Having had experience, both direct and indirect, of high-profile Government education technology initiatives, I have my doubts as to their efficacy over the long term, or even in some cases the short term.
They all seem to follow the trajectory I’ve outlined in the cartoon above. First, a new initiative with a whizzo new name is created and tons of money thrown at it. It fits the current thinking (at least by government officials and their favourite experts), and schools are expected to adopt the policy, even though (perhaps because of workload issues), it will be non-mandatory. (That bit will be spoken sotto voce.) Inspectors will ask whether the policy has been adopted, with the unspoken suggestion of an “and if not, why not?” at the end of the sentence. Teachers will fall over themselves trying to make it work.
Eventually, the educational fashion changes, and the policy is seen for what it is: a gigantic hole into which money and time have been poured. It is quietly dropped from the conversation, or government ministers will declare it to have been a huge success, but which cannot, alas, be repeated or extended because of a lack of funding.
It is at that point the policy will join all the previous policies that were going to change the (educational) world.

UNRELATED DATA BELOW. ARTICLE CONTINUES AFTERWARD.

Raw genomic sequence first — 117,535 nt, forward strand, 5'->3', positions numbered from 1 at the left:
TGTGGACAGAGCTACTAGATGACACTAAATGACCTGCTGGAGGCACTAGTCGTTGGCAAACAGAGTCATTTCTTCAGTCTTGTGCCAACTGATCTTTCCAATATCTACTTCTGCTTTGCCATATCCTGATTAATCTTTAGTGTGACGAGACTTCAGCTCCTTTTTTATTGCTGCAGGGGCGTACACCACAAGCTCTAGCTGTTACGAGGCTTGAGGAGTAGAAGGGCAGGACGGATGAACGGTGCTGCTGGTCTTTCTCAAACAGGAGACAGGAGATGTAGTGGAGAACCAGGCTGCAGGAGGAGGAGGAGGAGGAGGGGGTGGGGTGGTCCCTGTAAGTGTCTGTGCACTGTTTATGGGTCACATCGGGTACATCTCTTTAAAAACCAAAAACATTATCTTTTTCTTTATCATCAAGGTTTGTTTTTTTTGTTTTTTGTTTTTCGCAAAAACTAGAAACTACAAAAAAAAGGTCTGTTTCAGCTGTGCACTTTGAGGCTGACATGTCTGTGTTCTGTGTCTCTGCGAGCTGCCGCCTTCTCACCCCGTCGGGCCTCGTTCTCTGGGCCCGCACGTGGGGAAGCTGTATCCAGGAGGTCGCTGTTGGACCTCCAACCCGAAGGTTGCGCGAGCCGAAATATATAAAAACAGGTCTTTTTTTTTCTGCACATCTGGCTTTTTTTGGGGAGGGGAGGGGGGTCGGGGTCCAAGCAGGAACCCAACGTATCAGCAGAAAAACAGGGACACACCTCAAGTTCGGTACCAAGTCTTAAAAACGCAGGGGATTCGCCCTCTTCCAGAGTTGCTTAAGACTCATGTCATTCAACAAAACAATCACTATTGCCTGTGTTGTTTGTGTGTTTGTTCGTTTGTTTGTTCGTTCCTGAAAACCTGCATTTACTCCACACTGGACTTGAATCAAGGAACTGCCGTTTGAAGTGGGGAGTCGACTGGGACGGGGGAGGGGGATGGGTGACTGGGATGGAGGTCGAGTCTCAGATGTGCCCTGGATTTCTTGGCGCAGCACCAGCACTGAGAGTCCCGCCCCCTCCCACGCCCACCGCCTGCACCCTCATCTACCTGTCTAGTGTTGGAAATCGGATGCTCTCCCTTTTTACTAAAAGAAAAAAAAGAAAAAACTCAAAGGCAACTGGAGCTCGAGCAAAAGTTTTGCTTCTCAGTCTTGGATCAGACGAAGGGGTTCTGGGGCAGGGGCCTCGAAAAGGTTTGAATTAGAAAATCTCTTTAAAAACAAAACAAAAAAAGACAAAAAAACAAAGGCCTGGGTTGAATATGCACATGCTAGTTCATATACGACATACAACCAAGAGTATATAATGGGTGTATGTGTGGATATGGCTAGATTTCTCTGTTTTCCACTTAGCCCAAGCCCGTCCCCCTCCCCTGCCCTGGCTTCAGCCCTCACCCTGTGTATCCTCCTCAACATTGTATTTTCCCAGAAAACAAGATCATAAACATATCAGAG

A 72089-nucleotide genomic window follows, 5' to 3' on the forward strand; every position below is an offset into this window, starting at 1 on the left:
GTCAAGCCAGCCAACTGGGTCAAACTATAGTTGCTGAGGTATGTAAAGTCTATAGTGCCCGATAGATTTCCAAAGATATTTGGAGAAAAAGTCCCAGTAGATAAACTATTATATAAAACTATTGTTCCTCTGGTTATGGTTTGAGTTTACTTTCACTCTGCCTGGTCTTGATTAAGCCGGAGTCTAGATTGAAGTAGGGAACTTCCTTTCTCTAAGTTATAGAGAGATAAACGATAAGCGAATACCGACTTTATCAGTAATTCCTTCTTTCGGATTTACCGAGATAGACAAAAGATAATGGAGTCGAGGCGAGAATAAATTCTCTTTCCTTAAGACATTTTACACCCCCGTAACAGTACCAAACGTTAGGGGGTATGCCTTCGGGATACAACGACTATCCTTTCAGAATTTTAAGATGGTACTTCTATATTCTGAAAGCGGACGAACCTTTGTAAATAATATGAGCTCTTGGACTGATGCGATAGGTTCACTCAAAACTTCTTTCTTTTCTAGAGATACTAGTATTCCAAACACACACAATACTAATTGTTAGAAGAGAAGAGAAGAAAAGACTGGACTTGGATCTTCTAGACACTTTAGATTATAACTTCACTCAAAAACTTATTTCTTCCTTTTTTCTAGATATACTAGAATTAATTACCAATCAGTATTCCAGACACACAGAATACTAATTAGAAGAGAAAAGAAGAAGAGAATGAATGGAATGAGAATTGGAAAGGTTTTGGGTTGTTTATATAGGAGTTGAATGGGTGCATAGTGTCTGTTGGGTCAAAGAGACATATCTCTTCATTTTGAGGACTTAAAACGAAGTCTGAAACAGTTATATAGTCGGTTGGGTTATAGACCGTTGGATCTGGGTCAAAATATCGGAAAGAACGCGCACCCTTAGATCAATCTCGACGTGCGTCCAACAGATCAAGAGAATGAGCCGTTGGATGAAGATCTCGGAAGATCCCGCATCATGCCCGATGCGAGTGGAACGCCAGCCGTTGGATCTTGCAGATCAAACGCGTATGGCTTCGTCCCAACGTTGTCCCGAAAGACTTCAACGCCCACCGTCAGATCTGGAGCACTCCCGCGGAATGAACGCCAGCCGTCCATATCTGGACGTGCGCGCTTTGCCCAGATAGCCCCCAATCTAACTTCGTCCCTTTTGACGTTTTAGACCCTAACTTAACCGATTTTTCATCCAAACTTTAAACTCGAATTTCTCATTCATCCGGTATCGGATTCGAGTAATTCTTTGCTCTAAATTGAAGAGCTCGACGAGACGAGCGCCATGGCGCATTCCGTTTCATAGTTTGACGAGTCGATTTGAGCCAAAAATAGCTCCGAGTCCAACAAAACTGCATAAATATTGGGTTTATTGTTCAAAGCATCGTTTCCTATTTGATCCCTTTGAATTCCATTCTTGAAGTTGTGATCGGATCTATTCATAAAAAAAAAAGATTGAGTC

Later still, all of the people who became experts in ‘delivering’ (a word I hate but which seems rather apposite in this context) the policy will get other jobs, and any collective expertise or memory will be lost, to all intents and purposes.
I could name several government-led initiatives that have followed this route. Does that mean that such initiatives should be opposed? Not necessarily, if money is made available for teachers to have time to develop resources or go on training courses, or if resources are provided from ‘on high’. Believe it or not, occasionally some of these are actually useful. The money in particular can come in handy (to put it mildly in these cash-strapped times), especially if the rules according to which it is to be spent are reasonably flexible.
I do sometimes wonder, though, whether I have not finally turned into the archetypal cynical grumpy old man sitting in the corner of the staffroom mumbling!